The misconception altering the understanding of balance control and consequent lightness is in line with the false belief that the antidote of contraction is relaxation. We do not shift our weight backward, we convert, forward through our thoracolumbar column, the thrust generated by the hind legs into greater upward forces. The whole process starts with the decelerating phase of our hind legs. We do not increase the weight on our hind legs but we increase the duration and intensity of the decelerating phase. This is what we do when we prepare our body for a performance such as the flying change. Preceding a lead change, the higher-scoring horses increase their contact duration of the hindlimbs and decrease the length of step and time between forelimb impacts to prepare to execute the lead change in the succeeding airborne phase.” (N. R. Deuel, PhD: J. Park, PhD, 1990)

We naturally accelerate the stride after the change. The acceleration is moderate if we prepare our body efficiently during the stride preceding the change. At the contrary, the acceleration is greater as well as the weight that we excerpt on the bit, if we do not prepare efficiently our physique during the pre-change stride. Some of us, naturally figure that increasing the contact duration of our hind legs allows us to be better prepared our physique for the athletic demand of the flying change. Many of us don’t figure the subtle adjustment and never perform the flying change at the best of their talent, unless the education focus precisely on increasing the contact duration of the hind legs. 

This type of education cannot be done touching our legs. First the duration of the decelerating phase is faster than the speed of your feedback correction. The time you register the move with your eyes or feel it with your seat and legs, we are already into the pushing phase. The second fact is that a touch of your whip or legs will create the wrong reflex as we are conditioned to associate a touch of your whip or leg with greater propulsion. I just explained how we achieve balance control. As we are trained to control our whole physique as I explained, we easily figure that we can further our balance control increasing the decelerating activity of our hind legs. Caesar was trained in respect of the driving aids, forward syndrome and when I talked about the subtle orchestration of the back muscles, he looked at me as if I was an alien. He was conditioned to obey, not to think. He even resisted at first. I reminded him one of Albert Einstein thoughts; I don’t remember the exact words but the thought was, if you ask a fish to climb a tree, it will spend is life thinking that it is an idiot. Soon Caesar was ecstatic figuring how well he could refine his body coordination. In reference to Einstein quote, he told me one day. I can figure my body so well that I could almost climb the tree. If I knew that before I would have climb the tree instead of throwing my rider into the tree; he would have kept a better spirit and I would have enjoyed the view.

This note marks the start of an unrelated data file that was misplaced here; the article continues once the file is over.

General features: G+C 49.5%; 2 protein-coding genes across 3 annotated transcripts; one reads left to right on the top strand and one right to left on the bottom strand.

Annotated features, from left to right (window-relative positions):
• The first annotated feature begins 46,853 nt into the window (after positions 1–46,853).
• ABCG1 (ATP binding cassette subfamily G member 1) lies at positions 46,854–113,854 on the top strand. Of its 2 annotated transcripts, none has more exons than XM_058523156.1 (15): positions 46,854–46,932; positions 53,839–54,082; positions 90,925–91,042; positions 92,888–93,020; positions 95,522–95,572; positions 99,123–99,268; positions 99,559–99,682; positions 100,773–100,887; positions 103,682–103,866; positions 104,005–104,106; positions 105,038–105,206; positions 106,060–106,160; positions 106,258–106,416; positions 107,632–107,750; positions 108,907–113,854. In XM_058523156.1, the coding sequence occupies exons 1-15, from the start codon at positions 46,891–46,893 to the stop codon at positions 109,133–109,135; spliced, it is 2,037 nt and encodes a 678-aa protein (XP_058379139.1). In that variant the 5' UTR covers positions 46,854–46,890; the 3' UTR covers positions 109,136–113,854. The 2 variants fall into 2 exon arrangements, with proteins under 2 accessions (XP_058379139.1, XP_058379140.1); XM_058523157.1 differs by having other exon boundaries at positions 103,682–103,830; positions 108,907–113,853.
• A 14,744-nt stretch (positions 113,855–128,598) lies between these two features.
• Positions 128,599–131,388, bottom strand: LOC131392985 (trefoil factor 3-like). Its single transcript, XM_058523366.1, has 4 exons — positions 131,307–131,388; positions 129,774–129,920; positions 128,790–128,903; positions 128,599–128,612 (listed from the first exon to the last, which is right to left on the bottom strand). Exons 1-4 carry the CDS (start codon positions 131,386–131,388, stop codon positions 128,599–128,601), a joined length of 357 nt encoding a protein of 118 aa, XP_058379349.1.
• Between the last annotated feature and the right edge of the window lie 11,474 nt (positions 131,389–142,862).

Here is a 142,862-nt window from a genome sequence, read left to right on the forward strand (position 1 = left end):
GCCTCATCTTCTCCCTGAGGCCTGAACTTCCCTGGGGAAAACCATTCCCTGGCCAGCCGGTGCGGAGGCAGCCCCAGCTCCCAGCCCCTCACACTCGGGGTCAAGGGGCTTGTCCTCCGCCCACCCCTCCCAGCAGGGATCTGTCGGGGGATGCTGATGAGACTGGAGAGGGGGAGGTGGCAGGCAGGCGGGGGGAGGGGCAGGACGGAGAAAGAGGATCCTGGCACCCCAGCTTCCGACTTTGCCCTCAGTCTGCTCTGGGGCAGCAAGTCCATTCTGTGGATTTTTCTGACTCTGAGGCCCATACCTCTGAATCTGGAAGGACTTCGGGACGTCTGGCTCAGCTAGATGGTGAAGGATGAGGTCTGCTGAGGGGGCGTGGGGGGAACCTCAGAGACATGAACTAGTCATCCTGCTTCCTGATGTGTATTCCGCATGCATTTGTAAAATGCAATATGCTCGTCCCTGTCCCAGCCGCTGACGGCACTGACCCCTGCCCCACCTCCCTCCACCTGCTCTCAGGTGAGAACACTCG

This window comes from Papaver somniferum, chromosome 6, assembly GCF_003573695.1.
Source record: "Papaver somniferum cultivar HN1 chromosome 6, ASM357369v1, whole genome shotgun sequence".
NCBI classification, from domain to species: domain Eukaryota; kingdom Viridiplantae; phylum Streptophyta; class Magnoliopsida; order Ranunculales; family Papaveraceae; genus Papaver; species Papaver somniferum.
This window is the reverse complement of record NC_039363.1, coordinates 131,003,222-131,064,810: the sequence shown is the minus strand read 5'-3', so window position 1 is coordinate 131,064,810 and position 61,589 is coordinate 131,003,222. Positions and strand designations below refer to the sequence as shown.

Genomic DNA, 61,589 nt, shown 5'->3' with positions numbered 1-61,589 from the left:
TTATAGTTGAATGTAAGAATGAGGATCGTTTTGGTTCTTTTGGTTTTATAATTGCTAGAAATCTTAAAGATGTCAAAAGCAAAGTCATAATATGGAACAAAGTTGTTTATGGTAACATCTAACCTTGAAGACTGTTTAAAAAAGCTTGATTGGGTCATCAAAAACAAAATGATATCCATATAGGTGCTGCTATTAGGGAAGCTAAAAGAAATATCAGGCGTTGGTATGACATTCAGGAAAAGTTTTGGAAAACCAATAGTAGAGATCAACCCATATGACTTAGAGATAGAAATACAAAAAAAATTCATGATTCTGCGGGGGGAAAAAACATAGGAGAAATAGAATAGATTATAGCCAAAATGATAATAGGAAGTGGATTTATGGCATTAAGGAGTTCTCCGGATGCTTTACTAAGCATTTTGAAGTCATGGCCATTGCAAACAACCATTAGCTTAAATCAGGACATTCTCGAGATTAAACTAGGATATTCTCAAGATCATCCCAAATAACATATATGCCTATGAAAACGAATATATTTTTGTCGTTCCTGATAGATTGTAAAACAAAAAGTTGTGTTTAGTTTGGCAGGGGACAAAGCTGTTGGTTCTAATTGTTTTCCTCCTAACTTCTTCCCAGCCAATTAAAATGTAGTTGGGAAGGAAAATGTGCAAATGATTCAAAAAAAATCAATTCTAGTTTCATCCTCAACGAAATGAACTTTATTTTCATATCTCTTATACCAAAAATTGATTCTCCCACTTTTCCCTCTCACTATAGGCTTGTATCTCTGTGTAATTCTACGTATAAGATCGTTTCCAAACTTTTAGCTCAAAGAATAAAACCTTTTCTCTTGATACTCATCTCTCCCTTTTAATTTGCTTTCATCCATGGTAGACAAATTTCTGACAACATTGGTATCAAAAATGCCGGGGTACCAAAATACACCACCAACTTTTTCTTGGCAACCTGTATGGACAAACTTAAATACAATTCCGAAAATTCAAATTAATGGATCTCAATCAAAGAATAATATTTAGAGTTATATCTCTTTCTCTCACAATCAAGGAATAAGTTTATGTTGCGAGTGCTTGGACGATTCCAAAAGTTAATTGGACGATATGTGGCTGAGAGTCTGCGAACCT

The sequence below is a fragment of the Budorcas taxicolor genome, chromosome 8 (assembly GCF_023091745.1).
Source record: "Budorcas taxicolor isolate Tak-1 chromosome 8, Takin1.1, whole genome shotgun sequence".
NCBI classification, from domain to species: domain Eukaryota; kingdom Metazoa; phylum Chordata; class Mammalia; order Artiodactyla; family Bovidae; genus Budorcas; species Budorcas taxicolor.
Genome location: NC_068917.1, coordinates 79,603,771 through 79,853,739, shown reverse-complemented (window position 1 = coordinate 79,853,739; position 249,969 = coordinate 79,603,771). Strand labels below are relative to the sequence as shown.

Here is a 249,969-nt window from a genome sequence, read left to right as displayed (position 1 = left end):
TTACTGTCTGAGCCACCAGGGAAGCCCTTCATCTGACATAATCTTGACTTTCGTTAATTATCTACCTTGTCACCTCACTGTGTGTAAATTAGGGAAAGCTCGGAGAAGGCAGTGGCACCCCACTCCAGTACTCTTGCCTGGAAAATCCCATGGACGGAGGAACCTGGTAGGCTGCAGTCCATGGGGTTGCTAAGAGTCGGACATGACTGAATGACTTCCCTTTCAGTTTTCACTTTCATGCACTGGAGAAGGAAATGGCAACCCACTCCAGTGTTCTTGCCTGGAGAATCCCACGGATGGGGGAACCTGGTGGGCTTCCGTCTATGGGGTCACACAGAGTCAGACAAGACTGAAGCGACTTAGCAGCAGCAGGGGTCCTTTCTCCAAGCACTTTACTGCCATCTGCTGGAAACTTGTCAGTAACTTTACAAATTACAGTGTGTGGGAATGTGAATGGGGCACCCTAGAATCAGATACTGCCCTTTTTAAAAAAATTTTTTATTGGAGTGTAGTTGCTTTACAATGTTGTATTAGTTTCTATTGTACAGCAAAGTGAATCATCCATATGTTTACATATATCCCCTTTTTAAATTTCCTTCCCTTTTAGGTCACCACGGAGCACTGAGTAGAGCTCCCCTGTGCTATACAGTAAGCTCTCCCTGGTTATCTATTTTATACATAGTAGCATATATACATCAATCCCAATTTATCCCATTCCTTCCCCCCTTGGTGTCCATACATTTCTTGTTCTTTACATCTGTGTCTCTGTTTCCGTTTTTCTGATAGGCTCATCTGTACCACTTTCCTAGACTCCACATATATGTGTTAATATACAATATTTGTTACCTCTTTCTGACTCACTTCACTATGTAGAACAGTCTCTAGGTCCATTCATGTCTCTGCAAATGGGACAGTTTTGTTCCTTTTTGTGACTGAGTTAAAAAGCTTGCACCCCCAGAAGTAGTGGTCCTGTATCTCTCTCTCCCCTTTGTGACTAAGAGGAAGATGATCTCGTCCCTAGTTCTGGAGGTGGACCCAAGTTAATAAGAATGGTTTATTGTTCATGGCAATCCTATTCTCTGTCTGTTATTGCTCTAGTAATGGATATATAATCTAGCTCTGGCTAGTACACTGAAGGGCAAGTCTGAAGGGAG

Our education needs teaching our mind to figure further efficiency of our systems. When we learn balance the way I explains, we can further our body control and figure subtler and more efficient coordination of our physique such as increasing our hind legs’ decelerating phase. I told Caesar that it will be a lot of work but a fascinating and intelligent and rewarding journey. I used Robin Skarma’s quote, “Change is hard at first, messy in the middle, and gorgeous at the end.” A few weeks later, Caesar came back from a training session thinking, “I am not at the end but it is already gorgeous.”